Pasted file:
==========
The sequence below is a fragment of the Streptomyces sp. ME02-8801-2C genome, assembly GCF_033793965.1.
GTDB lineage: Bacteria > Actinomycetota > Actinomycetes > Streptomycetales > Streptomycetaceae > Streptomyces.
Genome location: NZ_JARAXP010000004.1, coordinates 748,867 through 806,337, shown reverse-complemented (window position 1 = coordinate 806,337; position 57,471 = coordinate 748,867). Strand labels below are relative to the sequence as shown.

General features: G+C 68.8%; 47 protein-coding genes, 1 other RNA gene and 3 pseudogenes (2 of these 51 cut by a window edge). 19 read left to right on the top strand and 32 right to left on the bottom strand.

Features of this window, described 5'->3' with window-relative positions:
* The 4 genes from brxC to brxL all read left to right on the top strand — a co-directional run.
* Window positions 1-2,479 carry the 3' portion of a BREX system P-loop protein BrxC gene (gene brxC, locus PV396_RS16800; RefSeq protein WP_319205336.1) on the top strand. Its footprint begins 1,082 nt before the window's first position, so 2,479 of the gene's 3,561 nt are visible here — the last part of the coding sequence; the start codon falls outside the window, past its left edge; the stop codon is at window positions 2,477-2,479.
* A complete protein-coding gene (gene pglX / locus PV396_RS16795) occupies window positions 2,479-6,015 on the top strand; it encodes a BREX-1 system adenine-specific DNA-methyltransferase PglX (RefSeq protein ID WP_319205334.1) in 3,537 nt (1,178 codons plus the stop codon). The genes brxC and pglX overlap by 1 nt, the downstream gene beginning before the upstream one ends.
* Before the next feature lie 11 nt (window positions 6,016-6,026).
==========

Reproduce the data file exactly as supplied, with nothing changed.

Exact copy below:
The sequence below is a fragment of the Streptomyces sp. ME02-8801-2C genome, assembly GCF_033793965.1.
GTDB lineage: Bacteria > Actinomycetota > Actinomycetes > Streptomycetales > Streptomycetaceae > Streptomyces.
Genome location: NZ_JARAXP010000004.1, coordinates 748,867 through 806,337, shown reverse-complemented (window position 1 = coordinate 806,337; position 57,471 = coordinate 748,867). Strand labels below are relative to the sequence as shown.

General features: G+C 68.8%; 47 protein-coding genes, 1 other RNA gene and 3 pseudogenes (2 of these 51 cut by a window edge). 19 read left to right on the top strand and 32 right to left on the bottom strand.

Features of this window, described 5'->3' with window-relative positions:
* The 4 genes from brxC to brxL all read left to right on the top strand — a co-directional run.
* Window positions 1-2,479 carry the 3' portion of a BREX system P-loop protein BrxC gene (gene brxC, locus PV396_RS16800; RefSeq protein WP_319205336.1) on the top strand. Its footprint begins 1,082 nt before the window's first position, so 2,479 of the gene's 3,561 nt are visible here — the last part of the coding sequence; the start codon falls outside the window, past its left edge; the stop codon is at window positions 2,477-2,479.
* A complete protein-coding gene (gene pglX / locus PV396_RS16795) occupies window positions 2,479-6,015 on the top strand; it encodes a BREX-1 system adenine-specific DNA-methyltransferase PglX (RefSeq protein ID WP_319205334.1) in 3,537 nt (1,178 codons plus the stop codon). The genes brxC and pglX overlap by 1 nt, the downstream gene beginning before the upstream one ends.
* Before the next feature lie 11 nt (window positions 6,016-6,026).